Modern Healthcare this week named Cosgrove, Hochman, and 48 other prominent doctors to their annual list of the 50 "Most Influential" physician executives—and several of these top leaders have shared secrets of their careers in exclusive Daily Briefing interviews.

Below, see excerpts from our conversations with Cosgrove, Hochman, Mayo Clinic's John Noseworthy, and more. (We've denoted where they stand on Modern Healthcare's list by inserting a number in front of their names.)

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The power of a superstar co-worker

March 30, 2015

Dan Diamond, Executive Editor

You've probably heard the maxim: A good team is greater than the sum of its parts.

But what if a good team only becomes great because of its best part?

That's the finding of a recent study in the Journal of Applied Psychology, where University of Iowa researchers tracked about 600 workers at a Chinese petrochemical company, split into nearly 90 different teams.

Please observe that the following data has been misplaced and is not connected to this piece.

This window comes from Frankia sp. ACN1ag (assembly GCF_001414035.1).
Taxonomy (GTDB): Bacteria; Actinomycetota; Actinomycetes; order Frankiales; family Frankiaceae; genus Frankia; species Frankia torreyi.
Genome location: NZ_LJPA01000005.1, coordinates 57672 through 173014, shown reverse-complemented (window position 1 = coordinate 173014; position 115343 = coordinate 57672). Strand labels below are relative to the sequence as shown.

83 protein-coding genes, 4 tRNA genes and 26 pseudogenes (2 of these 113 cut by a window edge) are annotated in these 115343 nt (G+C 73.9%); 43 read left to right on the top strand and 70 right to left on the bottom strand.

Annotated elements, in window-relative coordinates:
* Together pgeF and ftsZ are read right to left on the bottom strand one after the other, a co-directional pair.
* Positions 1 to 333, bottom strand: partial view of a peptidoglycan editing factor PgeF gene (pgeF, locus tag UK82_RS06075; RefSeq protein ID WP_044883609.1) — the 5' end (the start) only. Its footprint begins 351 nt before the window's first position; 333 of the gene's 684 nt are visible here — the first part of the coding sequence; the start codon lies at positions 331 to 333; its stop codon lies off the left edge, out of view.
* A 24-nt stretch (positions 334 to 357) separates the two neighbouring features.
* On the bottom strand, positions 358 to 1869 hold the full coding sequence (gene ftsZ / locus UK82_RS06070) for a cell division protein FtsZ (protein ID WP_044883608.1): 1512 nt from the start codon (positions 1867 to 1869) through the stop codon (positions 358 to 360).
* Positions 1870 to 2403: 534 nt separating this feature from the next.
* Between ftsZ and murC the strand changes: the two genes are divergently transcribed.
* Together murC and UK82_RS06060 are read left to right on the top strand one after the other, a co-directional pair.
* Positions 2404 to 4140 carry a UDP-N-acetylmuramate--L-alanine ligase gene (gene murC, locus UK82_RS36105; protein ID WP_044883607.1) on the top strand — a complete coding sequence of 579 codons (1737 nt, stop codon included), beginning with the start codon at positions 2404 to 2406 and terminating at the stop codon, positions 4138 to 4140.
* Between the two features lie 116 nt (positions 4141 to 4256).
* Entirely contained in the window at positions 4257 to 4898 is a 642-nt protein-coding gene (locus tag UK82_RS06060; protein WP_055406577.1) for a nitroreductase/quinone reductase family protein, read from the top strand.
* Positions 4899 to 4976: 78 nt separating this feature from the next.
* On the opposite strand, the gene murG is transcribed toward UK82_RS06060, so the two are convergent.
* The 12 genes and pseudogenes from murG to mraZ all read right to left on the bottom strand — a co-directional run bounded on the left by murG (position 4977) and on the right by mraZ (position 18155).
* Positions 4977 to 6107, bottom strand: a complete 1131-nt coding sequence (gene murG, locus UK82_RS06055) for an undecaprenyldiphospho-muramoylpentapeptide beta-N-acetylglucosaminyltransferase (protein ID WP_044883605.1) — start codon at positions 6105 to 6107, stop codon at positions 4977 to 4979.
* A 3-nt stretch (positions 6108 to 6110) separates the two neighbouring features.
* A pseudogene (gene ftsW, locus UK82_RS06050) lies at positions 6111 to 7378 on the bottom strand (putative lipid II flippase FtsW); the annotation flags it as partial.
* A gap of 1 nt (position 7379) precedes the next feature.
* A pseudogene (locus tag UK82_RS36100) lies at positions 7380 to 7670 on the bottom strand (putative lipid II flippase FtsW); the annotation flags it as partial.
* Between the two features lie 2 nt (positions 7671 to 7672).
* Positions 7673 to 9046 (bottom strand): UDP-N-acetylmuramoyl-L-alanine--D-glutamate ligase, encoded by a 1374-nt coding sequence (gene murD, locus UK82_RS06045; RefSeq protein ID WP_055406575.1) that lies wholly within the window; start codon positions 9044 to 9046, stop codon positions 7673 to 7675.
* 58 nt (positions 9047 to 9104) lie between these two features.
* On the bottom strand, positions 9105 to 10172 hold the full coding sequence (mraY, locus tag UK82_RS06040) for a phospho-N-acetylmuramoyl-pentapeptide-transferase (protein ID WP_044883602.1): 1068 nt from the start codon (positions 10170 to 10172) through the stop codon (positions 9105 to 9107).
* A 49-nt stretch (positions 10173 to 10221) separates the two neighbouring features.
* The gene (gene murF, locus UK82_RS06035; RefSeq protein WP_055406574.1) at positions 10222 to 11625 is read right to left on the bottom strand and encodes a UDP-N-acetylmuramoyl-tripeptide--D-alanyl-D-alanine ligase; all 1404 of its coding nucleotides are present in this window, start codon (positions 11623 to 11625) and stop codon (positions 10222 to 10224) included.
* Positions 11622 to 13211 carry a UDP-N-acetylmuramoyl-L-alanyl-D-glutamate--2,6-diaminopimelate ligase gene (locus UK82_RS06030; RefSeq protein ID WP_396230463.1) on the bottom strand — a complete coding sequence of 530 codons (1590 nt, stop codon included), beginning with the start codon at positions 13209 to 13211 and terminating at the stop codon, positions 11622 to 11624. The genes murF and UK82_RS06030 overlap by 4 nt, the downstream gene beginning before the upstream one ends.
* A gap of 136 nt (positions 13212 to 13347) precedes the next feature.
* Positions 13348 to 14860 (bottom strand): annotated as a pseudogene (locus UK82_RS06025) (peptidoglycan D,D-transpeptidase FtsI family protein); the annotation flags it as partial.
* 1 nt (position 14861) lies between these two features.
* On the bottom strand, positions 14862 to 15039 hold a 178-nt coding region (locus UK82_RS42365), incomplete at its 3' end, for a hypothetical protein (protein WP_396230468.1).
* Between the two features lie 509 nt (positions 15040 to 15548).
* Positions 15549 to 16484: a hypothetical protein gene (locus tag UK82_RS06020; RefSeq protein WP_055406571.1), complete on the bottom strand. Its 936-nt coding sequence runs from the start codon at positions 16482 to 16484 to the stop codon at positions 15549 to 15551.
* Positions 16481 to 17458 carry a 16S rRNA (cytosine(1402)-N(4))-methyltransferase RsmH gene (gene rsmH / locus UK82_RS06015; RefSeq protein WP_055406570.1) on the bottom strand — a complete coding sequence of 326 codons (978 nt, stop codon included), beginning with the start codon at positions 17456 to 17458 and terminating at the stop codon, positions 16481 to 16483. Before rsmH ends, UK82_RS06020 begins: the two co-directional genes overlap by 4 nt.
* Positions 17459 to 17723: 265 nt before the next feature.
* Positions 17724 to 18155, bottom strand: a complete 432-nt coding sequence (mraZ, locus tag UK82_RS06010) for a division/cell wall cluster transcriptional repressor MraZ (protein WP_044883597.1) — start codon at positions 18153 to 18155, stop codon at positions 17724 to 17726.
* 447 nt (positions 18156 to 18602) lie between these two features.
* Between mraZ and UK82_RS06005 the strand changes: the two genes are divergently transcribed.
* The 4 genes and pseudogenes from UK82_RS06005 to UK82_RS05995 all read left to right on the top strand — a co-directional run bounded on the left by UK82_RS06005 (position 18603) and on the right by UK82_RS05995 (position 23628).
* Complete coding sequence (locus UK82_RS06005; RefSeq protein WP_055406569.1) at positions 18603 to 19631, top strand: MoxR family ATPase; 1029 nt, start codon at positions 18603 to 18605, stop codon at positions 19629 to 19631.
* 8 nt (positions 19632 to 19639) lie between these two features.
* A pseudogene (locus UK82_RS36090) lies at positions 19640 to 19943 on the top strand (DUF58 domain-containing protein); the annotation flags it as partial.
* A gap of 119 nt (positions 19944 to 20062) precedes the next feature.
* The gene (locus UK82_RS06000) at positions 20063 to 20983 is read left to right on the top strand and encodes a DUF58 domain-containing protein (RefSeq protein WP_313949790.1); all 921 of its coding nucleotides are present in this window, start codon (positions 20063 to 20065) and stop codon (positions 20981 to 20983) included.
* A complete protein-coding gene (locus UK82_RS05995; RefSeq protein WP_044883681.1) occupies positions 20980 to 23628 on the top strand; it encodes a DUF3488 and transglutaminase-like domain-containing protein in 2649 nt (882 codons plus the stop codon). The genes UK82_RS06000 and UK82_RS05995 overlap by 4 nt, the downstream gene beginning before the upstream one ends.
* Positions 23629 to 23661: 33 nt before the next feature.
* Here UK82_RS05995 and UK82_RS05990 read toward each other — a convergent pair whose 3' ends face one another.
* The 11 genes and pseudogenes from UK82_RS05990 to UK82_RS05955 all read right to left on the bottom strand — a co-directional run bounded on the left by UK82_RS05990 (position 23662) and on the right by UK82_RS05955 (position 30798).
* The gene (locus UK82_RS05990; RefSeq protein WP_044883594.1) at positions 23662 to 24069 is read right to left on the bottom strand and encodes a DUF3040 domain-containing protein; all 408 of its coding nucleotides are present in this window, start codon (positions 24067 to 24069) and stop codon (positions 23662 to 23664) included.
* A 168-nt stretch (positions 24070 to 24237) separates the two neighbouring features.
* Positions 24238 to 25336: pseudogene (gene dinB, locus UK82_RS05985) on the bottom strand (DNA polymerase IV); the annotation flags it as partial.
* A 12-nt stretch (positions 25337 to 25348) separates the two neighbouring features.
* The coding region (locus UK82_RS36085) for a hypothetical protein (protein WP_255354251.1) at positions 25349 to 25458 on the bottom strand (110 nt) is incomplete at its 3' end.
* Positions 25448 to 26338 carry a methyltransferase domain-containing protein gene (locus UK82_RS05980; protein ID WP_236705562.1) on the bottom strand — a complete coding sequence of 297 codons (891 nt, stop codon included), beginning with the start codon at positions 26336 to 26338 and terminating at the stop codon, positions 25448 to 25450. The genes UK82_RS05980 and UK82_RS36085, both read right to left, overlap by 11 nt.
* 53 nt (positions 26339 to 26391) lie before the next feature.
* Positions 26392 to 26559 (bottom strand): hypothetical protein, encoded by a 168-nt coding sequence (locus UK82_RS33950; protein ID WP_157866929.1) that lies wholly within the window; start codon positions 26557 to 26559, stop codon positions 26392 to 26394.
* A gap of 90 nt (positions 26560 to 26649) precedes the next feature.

The best-performing teams had strong common processes in place. They knew where to pitch in, when to share work, and how each of them needed to achieve at least a minimum level of quality.

But what the Iowa researchers found was something that project managers have intuitively understood for centuries: a single superstar coworker can exert outsized influence.

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The states where the Alzheimer's population is surging

March 25, 2015

Juliette Mullin, Senior Editor

Currently, about 5.3 million Americans are living with Alzheimer's disease. But the latest data from the Alzheimer's Association finds that, every 67 seconds, someone in the United States develops the condition.

By 2025, experts predict that more than seven million Americans will have Alzheimer's. And by 2050, that number is expected to reach 13.8 million—barring medical breakthroughs to prevent or cure the disease.